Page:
Panafrican News Agency

Joint local, int’l team tours Lassa Fever-affected regions of Liberia

Monrovia, Liberia (PANA) – Amidst an outbreak of Lassa Fever in certain parts of rural Liberia in recent times, a joint team of Liberian health authorities and international partners has undertaken a tour of the affected communities.


The team, comprising the Liberian health ministry, National Public Health Institute of Liberia (NPHIL) as well as the World Health Organization, U.S. Centers for Disease Control and Prevention and UNICEF, will hold dialogue with communities in Bong, Margibi and Grand Bassa regions.


The delegation is headed by the acting Director General of the NPHIL, Dr. Masoka Fallah.


The NPHIL was established in Liberia after the Ebola Virus Disease (EVD) epidemic in West Africa to strengthen existing infection prevention and control efforts, laboratories, surveillance, infectious disease control, public health capacity building, response to outbreaks, and monitoring of diseases with epidemic potential.


In a NPHIL statement published by local dailies on Monday, Dr. Fallah said plans were in the pipeline to construct at least four isolation centres in the most affected areas while Liberian health authorities and partners work together to strengthen surveillance systems in the communities.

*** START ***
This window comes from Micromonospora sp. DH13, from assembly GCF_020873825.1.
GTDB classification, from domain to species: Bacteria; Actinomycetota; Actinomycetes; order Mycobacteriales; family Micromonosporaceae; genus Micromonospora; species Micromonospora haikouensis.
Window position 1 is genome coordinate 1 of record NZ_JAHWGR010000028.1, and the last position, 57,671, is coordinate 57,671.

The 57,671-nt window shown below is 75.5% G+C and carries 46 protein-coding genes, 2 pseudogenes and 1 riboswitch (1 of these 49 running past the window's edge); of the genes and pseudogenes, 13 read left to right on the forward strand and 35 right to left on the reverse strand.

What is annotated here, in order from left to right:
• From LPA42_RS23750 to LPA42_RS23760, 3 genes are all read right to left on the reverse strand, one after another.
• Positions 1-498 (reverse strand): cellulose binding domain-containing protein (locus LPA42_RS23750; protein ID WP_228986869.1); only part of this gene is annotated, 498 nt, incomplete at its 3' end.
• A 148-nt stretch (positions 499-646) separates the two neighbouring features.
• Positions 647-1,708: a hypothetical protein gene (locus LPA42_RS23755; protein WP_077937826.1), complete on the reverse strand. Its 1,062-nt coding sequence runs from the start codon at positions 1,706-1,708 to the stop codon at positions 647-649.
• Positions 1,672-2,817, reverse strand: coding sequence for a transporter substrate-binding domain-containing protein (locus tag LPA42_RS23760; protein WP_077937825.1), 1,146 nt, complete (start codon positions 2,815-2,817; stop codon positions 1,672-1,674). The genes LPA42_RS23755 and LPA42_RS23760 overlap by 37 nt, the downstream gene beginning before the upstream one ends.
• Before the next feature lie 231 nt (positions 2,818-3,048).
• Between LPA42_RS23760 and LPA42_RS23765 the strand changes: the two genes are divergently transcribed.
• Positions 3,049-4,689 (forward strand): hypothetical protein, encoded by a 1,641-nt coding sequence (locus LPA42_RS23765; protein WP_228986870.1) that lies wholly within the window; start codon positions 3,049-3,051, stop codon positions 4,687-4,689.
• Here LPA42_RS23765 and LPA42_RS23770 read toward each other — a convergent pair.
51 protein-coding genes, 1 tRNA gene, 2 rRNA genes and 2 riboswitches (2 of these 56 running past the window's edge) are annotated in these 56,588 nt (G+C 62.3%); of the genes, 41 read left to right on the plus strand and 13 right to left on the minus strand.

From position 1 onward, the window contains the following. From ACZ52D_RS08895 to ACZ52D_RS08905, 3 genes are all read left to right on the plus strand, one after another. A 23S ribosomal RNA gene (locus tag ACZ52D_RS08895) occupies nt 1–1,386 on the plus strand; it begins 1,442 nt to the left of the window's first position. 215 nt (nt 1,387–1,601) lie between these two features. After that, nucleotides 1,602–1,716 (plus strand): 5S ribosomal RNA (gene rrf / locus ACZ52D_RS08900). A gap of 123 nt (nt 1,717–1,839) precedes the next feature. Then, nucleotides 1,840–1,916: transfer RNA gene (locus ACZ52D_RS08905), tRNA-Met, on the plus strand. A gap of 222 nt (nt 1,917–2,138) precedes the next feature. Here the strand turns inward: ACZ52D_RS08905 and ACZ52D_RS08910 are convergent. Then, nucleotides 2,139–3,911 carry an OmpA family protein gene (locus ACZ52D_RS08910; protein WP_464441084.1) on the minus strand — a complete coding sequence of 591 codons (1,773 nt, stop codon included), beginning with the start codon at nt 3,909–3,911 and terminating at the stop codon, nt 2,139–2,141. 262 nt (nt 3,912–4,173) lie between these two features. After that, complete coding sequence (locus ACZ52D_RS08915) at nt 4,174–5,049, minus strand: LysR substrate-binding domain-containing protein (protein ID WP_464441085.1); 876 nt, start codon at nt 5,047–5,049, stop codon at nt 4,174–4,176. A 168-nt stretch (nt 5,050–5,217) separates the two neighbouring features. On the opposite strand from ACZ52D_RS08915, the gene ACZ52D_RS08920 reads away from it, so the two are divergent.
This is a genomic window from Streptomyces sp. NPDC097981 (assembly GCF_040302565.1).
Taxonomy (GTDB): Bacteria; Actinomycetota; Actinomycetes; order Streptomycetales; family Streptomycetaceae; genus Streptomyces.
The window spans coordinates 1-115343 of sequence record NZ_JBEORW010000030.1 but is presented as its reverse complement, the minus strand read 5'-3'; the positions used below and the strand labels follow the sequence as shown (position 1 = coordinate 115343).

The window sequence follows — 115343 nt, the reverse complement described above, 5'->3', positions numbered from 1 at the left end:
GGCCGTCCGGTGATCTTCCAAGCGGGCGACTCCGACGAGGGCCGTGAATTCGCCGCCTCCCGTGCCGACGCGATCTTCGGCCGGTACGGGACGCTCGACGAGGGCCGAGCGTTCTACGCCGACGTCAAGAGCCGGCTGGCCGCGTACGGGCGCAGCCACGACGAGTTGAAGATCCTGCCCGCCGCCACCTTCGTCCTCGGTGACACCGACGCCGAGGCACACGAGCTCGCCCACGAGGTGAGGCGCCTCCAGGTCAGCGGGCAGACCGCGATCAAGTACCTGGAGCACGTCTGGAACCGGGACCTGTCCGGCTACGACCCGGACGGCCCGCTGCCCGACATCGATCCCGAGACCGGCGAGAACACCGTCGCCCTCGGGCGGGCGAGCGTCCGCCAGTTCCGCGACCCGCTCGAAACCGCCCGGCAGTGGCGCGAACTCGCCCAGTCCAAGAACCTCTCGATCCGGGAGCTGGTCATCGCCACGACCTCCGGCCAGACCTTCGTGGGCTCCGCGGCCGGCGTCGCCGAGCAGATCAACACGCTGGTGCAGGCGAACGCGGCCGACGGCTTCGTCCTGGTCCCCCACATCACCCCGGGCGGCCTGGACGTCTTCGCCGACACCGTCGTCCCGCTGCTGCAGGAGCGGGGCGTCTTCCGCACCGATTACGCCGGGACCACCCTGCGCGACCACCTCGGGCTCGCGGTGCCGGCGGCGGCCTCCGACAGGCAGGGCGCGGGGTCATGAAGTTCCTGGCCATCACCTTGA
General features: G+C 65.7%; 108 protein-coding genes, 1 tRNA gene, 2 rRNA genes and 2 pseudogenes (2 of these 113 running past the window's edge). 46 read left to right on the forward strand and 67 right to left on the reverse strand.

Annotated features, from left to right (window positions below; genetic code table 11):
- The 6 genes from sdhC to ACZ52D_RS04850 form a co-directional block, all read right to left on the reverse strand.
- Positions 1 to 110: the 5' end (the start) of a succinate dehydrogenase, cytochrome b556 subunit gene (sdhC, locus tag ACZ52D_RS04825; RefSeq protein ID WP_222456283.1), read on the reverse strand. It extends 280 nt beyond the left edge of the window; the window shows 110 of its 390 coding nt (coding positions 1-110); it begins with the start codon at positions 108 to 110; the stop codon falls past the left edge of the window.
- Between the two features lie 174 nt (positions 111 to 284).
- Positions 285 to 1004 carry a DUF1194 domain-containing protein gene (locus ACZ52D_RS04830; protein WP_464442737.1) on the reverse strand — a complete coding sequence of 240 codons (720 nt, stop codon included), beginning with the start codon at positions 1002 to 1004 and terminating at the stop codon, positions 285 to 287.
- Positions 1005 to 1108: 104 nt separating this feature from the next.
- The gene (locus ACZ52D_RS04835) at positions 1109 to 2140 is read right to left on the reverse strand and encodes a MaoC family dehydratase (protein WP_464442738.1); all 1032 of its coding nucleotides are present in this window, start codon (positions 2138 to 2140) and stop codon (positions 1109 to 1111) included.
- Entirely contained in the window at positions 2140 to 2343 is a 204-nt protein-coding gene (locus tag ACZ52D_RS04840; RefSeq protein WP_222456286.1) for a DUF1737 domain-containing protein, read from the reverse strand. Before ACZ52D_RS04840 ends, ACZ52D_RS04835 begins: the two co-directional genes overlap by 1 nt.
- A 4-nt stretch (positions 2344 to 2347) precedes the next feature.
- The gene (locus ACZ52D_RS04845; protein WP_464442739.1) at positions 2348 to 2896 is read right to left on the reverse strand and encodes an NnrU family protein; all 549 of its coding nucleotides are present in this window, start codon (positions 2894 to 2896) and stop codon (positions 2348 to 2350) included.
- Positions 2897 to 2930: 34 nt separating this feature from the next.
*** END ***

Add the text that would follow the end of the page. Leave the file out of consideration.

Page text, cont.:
In remarks, the U.S. Centers for Disease Control and Prevention (CDC) Country Director, Dr. Desmond Williams, called for a Lassa Fever Containment Policy to be adopted as a national document.


Williams said this policy instrument will give national support to the fight against Lassa Fever in Liberia.


The US CDC official observed that the disease is fast becoming a national threat and needs to be fought with a robust strategy to distinguish it from ordinary malaria.


Also speaking, WHO Country Director Mesfin Zbelo challenged Liberian health authorities to concentrate on community-based engagements, and assured the support of the WHO in tackling the spread of the virus.


There has been one confirmed death in about six weeks, with nearly three dozen infections, including health workers.    

Lassa fever, also known as Lassa haemorrhagic fever (LHF), is a type of viral haemorrhagic fever caused by the Lassa virus and many infected by the virus do not develop symptoms.

When symptoms occur, they typically include fever, weakness, headaches, vomiting and muscle pains, with the risk of death once infected about one percent and frequently occurs within two weeks of the onset of symptoms.


The disease is usually initially spread to people via contact with the urine or feaces of an infected mouse  and then via direct contact between people.

There is no vaccine and prevention requires isolating those who are infected and decreasing contact with the mice.

The virus was first discovered in 1969 from a case in the town of Lassa in Borno State, Nigeria, but the disease is relatively common in West Africa, including Nigeria, Liberia, Sierra Leone, Guinea and Ghana.

There are about 300,000 to 500,000 cases which result in about 5,000 deaths a year, health reports say.

-0- PANA PTK/AR 18Nov2019